fusion reactors, fusion reactor magnets, etc.) to remove or
transfer heat. Common types include water, helium, and
liquid-metals such as sodium (Na).

* Cooperative Phenomena: The motion of interacting particles
acting collectively, rather than individually. Includes
plasma oscillations, turbulence, and instabilities. (Plasmas
are distinguished from collections of individual particles
in that they exhibit cooperative phenomena, whereby the plasma
particles "cooperate" with one another. Early fusion researchers
who devised fusion schemes based upon theories where plasmas
acted as merely a collection of individual particles (and
therefore sought to confine only individual particles) often
found themselves frustrated at the ability of plasma
cooperative phenomena (such as MHD instabilities) to thwart
their efforts.

* Core plasma: Hot plasma at the center of a fusion reactor;
distinguished from edge plasma. The core plasma does not
directly feel the effects of the divertor or limiter in the
way the edge plasma does. (More info anyone?)

* Corona: The outermost (?) part of a star's atmosphere;
characterized by high temperatures and low densities; home to
many plasma phenomena.

* Corrosion: Chemical interactions between a fluid, (such
as lithium or water coolant) and the containing material
(such as stainless steel), which results in wall material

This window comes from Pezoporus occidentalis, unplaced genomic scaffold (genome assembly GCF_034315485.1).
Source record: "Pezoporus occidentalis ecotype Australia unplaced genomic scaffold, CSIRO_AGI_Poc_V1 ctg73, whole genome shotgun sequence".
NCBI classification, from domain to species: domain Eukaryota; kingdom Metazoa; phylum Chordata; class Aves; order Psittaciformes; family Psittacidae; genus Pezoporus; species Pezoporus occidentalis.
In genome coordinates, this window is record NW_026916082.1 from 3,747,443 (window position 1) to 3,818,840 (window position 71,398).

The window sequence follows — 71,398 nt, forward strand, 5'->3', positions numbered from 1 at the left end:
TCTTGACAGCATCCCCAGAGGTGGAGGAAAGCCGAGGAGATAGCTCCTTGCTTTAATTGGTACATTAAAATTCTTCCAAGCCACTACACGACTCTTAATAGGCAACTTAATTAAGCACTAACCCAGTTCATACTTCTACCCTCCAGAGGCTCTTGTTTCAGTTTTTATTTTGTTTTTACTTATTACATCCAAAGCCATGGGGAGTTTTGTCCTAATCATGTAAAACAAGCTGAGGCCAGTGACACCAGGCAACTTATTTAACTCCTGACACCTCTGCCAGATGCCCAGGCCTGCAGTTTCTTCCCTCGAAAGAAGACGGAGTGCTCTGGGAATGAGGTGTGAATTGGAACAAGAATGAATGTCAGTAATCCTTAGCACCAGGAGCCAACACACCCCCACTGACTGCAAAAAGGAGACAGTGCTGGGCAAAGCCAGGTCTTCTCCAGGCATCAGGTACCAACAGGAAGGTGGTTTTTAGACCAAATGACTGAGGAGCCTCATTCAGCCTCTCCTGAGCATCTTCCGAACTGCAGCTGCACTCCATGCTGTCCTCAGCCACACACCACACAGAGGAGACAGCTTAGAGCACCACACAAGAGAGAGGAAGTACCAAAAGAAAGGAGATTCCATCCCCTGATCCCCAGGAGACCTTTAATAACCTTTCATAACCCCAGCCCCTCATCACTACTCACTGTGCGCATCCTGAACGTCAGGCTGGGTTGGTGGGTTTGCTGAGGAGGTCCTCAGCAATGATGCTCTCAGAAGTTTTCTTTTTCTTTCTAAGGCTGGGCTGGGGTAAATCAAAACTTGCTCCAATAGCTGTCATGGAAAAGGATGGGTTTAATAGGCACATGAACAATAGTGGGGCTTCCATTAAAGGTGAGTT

dissolving into the fluid, and possibly degradation of
the mechanical properties of the containing structure

$ Coulomb: standard unit of electric charge. A single electron or
proton has a charge of (+/-) 1.6022E-19 coulombs. Hence there are
6.2414E+18 electrons in a coulomb of electrons.

* Coulomb Collision: An interparticle collision where Coulomb's Law
(electrical attraction and repulsion) is the governing force.
(See Coulomb's Law) Coulomb collisions have a number of interesting
properties, but these are better described in textbooks. The
interaction of the charged particles with each other's electric
fields results in deflections of the particles away from their
initial paths.

& Coulomb Force: See Coulomb's Law. Also called
"electrostatic force."

* Coulomb Ionization: Ionization produced by Coulomb forces
between a moving particle ("projectile") and another particle
it interacts/collides with ("target").

& Coulomb's Law: Force law governing the electrical interaction